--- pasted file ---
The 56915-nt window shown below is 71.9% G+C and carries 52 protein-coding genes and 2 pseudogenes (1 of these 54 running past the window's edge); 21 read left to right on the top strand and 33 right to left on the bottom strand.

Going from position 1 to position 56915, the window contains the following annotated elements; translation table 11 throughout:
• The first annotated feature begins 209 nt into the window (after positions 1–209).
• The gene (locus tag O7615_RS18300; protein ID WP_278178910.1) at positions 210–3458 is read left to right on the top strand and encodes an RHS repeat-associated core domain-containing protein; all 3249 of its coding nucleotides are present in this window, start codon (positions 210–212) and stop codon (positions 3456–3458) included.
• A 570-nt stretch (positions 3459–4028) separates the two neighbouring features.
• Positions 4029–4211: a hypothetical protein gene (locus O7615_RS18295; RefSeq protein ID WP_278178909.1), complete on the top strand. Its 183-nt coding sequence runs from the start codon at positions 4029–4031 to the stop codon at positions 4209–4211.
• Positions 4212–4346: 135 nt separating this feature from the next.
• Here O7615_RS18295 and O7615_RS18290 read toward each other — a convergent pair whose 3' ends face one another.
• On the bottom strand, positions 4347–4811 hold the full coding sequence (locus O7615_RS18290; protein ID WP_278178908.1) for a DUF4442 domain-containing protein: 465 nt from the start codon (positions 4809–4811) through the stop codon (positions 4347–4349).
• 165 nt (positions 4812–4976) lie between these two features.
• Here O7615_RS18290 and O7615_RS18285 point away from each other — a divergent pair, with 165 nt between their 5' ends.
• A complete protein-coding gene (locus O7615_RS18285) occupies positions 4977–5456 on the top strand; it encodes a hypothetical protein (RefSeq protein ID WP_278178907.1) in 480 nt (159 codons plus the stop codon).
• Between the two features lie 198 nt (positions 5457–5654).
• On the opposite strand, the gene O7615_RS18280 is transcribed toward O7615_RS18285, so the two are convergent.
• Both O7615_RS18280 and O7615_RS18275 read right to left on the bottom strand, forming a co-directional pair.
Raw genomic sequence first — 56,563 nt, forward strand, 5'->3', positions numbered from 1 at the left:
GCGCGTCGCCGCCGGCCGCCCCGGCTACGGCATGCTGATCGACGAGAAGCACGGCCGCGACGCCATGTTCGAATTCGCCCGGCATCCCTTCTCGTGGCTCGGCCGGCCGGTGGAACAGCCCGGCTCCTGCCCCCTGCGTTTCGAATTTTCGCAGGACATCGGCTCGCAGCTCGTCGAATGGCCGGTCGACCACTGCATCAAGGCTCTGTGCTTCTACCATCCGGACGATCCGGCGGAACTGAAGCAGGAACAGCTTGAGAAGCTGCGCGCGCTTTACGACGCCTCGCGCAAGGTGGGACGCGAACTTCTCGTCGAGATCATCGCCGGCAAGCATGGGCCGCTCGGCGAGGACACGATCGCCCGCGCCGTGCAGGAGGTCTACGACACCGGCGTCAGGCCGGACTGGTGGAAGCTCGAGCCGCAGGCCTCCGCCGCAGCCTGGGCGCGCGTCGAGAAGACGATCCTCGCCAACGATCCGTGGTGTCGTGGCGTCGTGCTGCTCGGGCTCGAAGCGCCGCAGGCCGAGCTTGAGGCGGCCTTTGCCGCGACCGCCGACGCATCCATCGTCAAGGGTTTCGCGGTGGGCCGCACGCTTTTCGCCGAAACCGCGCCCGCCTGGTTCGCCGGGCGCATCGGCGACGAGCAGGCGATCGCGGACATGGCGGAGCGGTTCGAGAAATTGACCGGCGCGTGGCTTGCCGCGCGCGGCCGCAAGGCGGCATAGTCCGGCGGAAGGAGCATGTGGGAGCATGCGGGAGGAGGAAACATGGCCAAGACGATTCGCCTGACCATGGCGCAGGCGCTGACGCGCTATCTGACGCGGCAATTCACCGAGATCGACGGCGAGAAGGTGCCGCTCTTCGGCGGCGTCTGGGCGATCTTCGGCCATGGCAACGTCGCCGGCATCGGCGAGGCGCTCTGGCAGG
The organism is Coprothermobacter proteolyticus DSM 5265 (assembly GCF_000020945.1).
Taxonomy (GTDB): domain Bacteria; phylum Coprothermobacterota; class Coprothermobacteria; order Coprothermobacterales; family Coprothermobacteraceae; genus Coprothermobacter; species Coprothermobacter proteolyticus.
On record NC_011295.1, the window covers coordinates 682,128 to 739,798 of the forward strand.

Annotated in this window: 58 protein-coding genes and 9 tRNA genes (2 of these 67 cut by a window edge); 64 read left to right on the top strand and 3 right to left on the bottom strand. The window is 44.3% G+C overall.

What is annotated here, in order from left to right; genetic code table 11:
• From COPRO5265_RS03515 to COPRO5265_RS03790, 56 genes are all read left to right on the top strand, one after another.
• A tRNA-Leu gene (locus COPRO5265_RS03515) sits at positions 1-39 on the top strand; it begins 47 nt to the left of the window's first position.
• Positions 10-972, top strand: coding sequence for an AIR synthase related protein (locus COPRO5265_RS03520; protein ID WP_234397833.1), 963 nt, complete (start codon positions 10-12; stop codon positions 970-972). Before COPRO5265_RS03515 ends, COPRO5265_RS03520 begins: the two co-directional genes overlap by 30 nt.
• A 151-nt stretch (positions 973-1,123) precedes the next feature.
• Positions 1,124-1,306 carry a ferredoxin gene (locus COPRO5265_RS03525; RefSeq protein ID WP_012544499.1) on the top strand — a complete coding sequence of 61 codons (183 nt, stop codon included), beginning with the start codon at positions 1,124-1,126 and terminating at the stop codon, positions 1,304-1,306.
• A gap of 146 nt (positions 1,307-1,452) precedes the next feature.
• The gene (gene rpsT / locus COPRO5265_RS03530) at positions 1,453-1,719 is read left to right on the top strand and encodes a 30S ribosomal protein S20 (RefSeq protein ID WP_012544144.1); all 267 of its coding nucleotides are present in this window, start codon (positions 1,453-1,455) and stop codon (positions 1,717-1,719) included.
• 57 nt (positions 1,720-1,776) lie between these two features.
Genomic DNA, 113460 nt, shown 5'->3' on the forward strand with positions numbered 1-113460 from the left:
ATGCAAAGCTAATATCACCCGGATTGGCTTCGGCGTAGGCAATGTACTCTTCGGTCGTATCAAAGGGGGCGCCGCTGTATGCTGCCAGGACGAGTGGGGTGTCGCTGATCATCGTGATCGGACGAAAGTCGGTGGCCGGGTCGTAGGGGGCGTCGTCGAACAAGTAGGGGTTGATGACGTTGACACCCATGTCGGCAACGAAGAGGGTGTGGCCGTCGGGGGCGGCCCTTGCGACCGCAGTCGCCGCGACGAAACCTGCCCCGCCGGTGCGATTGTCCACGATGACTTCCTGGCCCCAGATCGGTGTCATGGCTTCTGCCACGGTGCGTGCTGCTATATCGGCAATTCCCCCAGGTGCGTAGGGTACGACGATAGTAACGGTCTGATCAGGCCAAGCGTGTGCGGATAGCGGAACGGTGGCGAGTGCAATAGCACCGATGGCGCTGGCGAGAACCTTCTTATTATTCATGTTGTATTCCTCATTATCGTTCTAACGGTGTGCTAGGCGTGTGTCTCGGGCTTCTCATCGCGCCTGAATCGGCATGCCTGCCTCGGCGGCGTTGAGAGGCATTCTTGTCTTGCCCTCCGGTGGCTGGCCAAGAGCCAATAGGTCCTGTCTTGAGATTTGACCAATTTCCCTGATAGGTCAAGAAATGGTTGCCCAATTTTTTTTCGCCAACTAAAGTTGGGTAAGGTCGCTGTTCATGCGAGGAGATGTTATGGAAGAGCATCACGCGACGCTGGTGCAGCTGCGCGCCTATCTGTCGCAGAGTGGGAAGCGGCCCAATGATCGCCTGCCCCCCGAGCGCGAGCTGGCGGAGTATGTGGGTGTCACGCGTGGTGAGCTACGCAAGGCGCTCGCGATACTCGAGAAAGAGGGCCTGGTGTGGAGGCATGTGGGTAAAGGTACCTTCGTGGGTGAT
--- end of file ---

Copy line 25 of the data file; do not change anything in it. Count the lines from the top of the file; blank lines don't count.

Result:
• Positions 10-972, top strand: coding sequence for an AIR synthase related protein (locus COPRO5265_RS03520; protein ID WP_234397833.1), 963 nt, complete (start codon positions 10-12; stop codon positions 970-972). Before COPRO5265_RS03515 ends, COPRO5265_RS03520 begins: the two co-directional genes overlap by 30 nt.